How did you get from geography to marketing? Do these fields have anything in common?
Geography taught me to search for, name and analyse various phenomena, and to synthesise and interpret the data obtained. In marketing, we work with data a lot; it is a professional discipline, based on data obtained through opinion surveys, monitoring consumer behaviour (in our case applicants, students and graduates) and other analytical tools. Based on the data obtained (which must be interpreted correctly), marketing strategies are then adopted, which are subsequently re-verified and retrospectively evaluated. From this point of view, both disciplines have a lot in common.
So, what should the marketing strategy of our faculty look like? What are the priorities in this area?
First, it is necessary to focus on obtaining high-quality applicants for studies and to present the faculty not only as an institution preparing graduates for careers as top scientists, but also as a faculty that is capable of training experts for applied fields and educating high-quality teachers of natural sciences and mathematics. As such, our application campaign will have three main target audiences, i.e. those interested in a scientific career, those who will use their expertise in specialised companies and those who wish to be science teachers.
Will a marketing campaign be enough to get quality applicants?
A marketing campaign alone is certainly not enough. We must realise that getting a higher number of quality applicants is a task for the entire faculty. It starts with the quality of teaching, followed by quality research, and, of course, adequate facilities and equipment are also important. Each teacher contributes to the number of high-quality applicants applying to us through their daily teaching and their approach to the students, as do non-teaching staff, who contribute to building the internal culture of our faculty. All surveys to date show that the recommendation of an older classmate, friend or teacher, or the applicant's own experience gained during his or her studies, often has the greatest influence on applicant’s decision regarding their choice of study field, school or where they will eventually enrol in the event of acceptance at high school. We all participate in the perception of our faculty by the public, and thus create its brand. And this is perceived by applicants who want to study at a quality school.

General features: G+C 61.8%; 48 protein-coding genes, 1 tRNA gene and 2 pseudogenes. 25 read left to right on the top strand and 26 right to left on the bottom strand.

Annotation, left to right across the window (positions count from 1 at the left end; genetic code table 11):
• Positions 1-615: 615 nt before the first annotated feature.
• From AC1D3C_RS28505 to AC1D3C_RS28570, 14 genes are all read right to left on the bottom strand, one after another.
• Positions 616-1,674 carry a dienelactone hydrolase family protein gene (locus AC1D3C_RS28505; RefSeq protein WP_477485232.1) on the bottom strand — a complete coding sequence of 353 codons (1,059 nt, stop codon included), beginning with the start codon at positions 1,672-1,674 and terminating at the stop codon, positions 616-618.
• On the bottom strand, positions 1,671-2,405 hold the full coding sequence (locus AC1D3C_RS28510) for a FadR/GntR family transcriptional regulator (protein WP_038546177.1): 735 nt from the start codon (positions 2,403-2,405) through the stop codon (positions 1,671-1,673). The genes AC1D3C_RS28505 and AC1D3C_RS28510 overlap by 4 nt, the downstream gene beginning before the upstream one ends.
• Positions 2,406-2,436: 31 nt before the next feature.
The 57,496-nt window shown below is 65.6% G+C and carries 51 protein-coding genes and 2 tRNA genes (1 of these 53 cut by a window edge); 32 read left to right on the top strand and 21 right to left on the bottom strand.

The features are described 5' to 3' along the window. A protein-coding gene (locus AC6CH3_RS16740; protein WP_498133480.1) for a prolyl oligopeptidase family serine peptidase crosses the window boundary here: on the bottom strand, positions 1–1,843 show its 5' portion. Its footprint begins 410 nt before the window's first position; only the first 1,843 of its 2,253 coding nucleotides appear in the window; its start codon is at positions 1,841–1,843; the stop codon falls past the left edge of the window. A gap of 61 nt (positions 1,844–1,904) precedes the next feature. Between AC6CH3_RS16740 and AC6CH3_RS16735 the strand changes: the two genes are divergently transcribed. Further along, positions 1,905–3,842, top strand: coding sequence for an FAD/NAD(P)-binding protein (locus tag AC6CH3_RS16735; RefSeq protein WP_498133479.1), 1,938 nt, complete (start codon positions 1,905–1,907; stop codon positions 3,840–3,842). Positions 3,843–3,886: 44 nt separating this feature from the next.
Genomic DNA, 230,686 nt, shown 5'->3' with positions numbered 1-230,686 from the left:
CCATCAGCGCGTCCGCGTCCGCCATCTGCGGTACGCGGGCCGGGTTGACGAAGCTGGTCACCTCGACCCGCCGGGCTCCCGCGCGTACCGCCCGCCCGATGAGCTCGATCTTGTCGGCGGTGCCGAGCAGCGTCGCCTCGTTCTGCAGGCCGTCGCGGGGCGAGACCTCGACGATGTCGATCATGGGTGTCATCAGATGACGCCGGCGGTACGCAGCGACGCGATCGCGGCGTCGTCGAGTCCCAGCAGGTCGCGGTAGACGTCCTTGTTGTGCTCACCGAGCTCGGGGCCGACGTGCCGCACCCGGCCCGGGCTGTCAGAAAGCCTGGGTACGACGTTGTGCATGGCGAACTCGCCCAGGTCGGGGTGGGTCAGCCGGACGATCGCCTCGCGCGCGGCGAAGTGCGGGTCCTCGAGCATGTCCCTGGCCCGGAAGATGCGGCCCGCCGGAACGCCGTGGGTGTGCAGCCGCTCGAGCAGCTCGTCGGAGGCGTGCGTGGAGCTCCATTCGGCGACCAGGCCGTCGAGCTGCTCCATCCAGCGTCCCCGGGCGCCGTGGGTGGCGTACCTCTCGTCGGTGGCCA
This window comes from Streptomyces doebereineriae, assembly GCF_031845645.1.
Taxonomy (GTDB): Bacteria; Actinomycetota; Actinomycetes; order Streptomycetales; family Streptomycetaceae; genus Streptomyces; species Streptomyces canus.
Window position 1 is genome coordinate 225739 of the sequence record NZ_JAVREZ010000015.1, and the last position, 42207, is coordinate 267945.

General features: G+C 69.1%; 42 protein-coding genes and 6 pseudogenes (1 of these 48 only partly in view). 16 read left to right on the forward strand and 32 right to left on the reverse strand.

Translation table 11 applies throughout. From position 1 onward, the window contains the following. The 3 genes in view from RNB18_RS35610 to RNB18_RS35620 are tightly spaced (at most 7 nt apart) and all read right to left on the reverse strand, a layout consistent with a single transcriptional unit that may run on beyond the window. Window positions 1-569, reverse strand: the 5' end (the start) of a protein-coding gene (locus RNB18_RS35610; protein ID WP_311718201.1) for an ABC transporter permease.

What then is the role of the vice Dean, or the role of the marketing department?
My task is to acquaint the director of the institute and people who are directly connected with the preparation of the campaign with data and research results and ongoing evaluations of the campaign. Together with the marketing department, we then strive to ensure that positive recommendations and good experiences our students have had reach the wider public as much as possible, that they are shared and, using all available channels, reach the widest and most relevant audience. We are working to ensure that students not only apply to us, but also enrol in their chosen studies.
Have you already had some success in this regard during your first semester holding the role of vice Dean?
Yes; immediately after February 1, we assessed the campaign, adjusted its targeting and direction, and started to make greater use of social networking. It was intensive work, but the adjustments resulted in improvements, which have now been incorporated into the new phase of the campaign. We now support the students and accompany them through the various stages of the admission process, from the admissions tests to the most important stage, i.e. actual enrolment at the faculty. That’s why this year, for example, we sent those students who were admitted a congratulatory letter from the Dean, a letter from the director of the institute, or a personally addressed motivational postcard. After all, emotions are part of the decision-making process. Behind all this is a thorough analysis of data and experience. In addition to providing clear information, we are trying to include more topics in our communications that applicants can identify with, and thus help them build a better relationship with the faculty and their chosen study field. These should preferably be based on the experiences of current students, including topics such as involvement in research during their first year, experience with studying abroad, etc.
You are responsible for much more than just taking care of applicants. What does your agenda include?